Temporary Workers Are Propping Up the United States Economy

NEW YORK (MainStreet) -- Roughly 2.8 million temporary jobs are propping up the U.S. economy and constituting 2% of total employment, according to a report.

The National Employment Law Project found that temporary help agencies, staffing agencies, professional employer organizations and employment placement agencies fill 2.5% of all jobs, up from 1.4% in 1990. More than 12 million workers moved in and out of staffing agencies in 2013 alone.

While the Department of Labor noted that the unemployment rate dropped from 7.2% in August 2013 to 6.1% last month, the percentage of temporary labor currently in the work force underscores some of the reasons that Federal Reserve Chair Janet Yellen, among others, view that percentage with caution. About 92.3 million U.S. citizens were out of the work force in August, up from 90.5 a year ago. Meanwhile, the 6.3 million Americans currently looking for a job is actually up from 6.2 million a year ago.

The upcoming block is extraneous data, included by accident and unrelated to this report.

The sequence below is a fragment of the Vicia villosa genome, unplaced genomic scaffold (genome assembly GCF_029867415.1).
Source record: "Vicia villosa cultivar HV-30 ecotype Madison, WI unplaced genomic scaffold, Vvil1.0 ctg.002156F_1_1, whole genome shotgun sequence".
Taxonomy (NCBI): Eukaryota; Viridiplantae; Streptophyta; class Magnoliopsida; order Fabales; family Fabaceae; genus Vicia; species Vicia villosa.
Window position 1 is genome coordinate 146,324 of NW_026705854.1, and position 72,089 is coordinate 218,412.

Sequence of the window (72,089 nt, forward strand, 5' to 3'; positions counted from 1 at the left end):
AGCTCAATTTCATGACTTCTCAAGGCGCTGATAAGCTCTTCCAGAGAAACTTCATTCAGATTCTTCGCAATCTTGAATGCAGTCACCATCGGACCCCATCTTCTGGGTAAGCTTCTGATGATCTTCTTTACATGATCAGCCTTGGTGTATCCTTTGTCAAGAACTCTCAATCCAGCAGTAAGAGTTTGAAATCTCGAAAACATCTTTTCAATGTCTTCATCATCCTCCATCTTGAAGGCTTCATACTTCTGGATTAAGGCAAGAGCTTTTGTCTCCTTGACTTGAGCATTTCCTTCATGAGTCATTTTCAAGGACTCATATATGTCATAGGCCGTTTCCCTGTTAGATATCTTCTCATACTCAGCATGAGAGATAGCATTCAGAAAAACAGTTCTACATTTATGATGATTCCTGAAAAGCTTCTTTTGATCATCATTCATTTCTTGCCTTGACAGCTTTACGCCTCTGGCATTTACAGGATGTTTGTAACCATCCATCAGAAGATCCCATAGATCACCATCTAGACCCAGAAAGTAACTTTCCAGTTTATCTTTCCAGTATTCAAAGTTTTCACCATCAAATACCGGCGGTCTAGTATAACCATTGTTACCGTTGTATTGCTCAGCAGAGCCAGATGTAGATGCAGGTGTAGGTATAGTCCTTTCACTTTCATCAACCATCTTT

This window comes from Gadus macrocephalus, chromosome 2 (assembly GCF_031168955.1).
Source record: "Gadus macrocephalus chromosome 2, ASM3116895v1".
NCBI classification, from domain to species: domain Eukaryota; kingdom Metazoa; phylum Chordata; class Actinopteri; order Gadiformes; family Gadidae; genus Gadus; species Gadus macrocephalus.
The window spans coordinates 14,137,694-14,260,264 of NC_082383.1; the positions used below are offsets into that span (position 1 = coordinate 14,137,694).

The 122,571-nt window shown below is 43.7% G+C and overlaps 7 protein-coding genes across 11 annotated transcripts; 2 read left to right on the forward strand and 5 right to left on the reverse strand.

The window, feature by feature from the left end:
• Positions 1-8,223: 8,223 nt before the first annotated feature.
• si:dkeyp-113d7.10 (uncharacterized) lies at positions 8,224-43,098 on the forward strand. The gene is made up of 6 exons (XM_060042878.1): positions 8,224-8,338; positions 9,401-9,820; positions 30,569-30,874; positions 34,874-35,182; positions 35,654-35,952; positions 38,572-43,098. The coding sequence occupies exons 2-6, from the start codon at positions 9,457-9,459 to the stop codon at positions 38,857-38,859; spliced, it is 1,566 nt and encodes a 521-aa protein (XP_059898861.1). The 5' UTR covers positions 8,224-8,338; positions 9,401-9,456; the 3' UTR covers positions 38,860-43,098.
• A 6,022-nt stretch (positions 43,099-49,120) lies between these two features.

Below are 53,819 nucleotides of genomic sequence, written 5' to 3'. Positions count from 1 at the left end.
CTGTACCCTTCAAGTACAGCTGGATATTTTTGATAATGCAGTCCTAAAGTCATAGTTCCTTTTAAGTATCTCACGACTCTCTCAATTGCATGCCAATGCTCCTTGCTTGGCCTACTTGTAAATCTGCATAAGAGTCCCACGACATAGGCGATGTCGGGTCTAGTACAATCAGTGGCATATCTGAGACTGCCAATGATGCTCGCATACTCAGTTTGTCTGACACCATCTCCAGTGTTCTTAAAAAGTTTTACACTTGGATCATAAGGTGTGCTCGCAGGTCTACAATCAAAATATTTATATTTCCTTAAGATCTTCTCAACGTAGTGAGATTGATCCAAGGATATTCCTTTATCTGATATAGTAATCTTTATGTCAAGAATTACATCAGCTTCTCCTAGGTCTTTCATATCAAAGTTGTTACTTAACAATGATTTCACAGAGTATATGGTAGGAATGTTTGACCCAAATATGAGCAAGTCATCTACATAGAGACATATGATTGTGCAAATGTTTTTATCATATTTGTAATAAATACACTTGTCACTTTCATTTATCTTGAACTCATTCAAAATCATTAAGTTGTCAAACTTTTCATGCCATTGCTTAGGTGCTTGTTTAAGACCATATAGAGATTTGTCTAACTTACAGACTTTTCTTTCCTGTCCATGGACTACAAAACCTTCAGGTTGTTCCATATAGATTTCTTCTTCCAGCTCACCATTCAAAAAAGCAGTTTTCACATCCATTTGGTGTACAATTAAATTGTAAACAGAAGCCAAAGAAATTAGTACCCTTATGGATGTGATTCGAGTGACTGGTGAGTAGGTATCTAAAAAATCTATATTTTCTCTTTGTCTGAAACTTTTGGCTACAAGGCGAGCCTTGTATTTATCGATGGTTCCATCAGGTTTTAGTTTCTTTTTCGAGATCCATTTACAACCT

Increasingly, those temp jobs aren't just clerical positions or seasonal and holiday help. In 2013, material moving workers made up nearly 20% of all temporary workers. Assemblers and fabricators constituted another 9%, while construction trades workers made up 3%. Altogether, workers in the industrial and manufacturing sector accounted for 42% of all temp work in 2013. Administrative assistants, clerks, computer workers and other office workers accounted for just 21%.

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At the time of publication, the author held no positions in any of the stocks mentioned. This article is commentary by an independent contributor, separate from TheStreet's regular news coverage.

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